12. Take a photo at Mae Pan Waterfall
Mae Pan Waterfall is considered the largest waterfall in Doi Inthanon National Park. Although it only stands 100 meters high, unlike Mae Ya Waterfall this is not a multi-tier waterfall. But, despite being the largest waterfall, visitors don’t visit them as much as the other waterfalls because it is located almost 16 kilometers away on the far west side of the main entrance to the park. So this is considered quite an off-the-beaten-path and coming here will incur a surcharge from your private taxi.
13. Explore the Royal Project Inthanon
Located just one and a half kilometers away from Doi Inthanon National Park, Royal Project Inthanon is a genius project spearheaded by King Bhumibol. This project primarily aims to elevate the lives of the tribesmen by ceasing opium planting. Instead, they are given financial support to cultivate the land to plant cash crops and to build a reliable water system. Over time, the tribesmen permanently settled here and they also grew animals. In Khun Klang Hhong village, you can also see one square kilometer of flower garden.
Things to Note when visiting Doi Inthanon National Park
Best time to visit
Since Doi Inthanon National Park primarily offers natural wonders, it’s a must to visit the park in pleasant weather. Some people say that you should see them during summer around June to September. But there are some places that may be closed during your visit like the Kew Mae Pan Nature Trail (June to October). So, to maximize your visit, the best time to visit Doi Inthanon National Park is from mid-November to mid-February.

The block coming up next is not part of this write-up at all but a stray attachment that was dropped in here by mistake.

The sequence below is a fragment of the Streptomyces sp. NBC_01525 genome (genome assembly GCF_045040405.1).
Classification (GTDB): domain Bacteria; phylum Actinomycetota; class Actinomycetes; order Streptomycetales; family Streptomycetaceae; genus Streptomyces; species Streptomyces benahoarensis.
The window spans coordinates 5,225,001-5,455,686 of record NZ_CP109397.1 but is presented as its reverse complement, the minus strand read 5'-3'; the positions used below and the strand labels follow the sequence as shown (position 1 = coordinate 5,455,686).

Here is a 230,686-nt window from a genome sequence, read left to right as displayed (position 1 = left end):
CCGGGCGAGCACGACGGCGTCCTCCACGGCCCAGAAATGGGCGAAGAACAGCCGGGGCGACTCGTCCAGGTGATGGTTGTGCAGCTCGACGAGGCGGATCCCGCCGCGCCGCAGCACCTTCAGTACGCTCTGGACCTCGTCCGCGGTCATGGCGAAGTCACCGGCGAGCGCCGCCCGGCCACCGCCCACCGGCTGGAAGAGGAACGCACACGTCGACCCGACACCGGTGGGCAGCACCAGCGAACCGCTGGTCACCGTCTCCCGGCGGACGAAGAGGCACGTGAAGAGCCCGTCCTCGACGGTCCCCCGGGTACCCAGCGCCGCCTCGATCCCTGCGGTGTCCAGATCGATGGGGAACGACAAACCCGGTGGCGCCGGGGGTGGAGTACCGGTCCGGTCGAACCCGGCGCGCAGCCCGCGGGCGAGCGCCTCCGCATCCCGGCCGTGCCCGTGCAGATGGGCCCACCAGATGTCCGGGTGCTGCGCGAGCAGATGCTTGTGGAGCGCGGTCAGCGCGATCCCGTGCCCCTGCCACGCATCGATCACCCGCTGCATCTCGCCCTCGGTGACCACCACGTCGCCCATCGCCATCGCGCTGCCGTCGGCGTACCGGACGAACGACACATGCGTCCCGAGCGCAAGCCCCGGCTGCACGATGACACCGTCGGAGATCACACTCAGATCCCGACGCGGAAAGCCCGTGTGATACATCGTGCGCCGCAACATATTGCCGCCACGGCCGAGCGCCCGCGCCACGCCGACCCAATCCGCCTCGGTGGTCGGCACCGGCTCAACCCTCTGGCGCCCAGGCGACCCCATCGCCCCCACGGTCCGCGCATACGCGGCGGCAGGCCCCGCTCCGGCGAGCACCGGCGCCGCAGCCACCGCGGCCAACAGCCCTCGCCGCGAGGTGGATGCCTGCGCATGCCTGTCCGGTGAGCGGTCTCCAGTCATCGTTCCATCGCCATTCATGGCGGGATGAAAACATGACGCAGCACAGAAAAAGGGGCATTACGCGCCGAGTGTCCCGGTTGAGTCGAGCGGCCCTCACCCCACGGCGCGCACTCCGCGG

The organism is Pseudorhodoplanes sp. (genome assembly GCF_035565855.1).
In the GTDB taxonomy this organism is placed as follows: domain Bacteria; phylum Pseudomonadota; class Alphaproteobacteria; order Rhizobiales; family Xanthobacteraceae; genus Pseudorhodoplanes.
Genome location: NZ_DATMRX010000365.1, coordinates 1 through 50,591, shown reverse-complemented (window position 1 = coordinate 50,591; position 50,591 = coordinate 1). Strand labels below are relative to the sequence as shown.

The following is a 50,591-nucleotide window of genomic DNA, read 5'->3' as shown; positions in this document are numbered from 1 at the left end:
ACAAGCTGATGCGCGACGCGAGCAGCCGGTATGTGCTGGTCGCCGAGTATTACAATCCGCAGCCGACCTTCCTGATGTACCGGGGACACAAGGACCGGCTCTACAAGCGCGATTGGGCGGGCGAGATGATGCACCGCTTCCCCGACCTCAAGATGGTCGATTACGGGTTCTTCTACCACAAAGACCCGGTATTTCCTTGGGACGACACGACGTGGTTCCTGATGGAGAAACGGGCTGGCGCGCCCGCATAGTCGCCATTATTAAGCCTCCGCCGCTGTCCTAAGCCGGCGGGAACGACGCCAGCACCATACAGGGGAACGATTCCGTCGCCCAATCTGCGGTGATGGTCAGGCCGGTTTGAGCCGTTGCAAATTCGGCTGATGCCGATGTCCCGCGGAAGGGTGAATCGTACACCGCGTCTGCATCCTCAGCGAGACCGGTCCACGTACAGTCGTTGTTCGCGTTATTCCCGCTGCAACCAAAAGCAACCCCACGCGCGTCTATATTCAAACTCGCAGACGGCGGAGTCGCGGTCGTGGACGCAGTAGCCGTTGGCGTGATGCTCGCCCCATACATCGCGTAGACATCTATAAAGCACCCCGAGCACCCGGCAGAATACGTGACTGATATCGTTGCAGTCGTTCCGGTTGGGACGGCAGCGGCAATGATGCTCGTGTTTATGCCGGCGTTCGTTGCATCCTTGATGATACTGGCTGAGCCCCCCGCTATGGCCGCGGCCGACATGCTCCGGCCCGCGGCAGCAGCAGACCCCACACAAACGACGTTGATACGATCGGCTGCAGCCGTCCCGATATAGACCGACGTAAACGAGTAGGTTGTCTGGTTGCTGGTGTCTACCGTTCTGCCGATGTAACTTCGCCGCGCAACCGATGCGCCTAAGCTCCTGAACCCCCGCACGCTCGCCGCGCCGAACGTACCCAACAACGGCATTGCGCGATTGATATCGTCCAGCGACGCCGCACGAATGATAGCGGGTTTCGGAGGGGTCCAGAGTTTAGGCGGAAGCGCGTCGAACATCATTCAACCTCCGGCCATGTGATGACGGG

In these months, the weather is cold and windy. Sometimes the weather drops between 6℃ and 17℃. With this, you will be able to trek and explore the park without breaking a sweat. Besides, the Siamese Sakura blooms around December to February.
What to bring to Doi Inthanon National Park
Since Doi Inthanon National Park is in a mountainous area, not to mention that it is the highest mountain in Thailand, you can expect that it’s windy. When you visit it from mid-November to mid-February, it can also be cold. Meanwhile, if you visit after rain, it can get slippery. So, deciding on what to bring primarily depends on when you’re going to visit. But to give you a general idea, here are the things that you should bring:
1. Windbreaker for men or windbreaker for women
2. Athletic bottom men or athletic pants women
3. Reliable hiking shoes for men or trail running shoes for women
4. Sunglasses, probably from Oakley or Costa
5. Water jug
6. Smartphone or compact camera, but if you’re feeling a bit extra use your Trail Camera
7. Sunscreen Lotion
8. Extra Cash
9. Travel Insurance
Let’s go to Doi Inthanon National Park!
There are tons of reasons why you should visit Doi Inthanon National Park. From idyllic vistas and massive waterfalls to abundant vegetations and hospitable locals, it’s always a yes to come here. If you’re planning to visit the park during peak months, make sure to plan ahead to avoid inconveniences.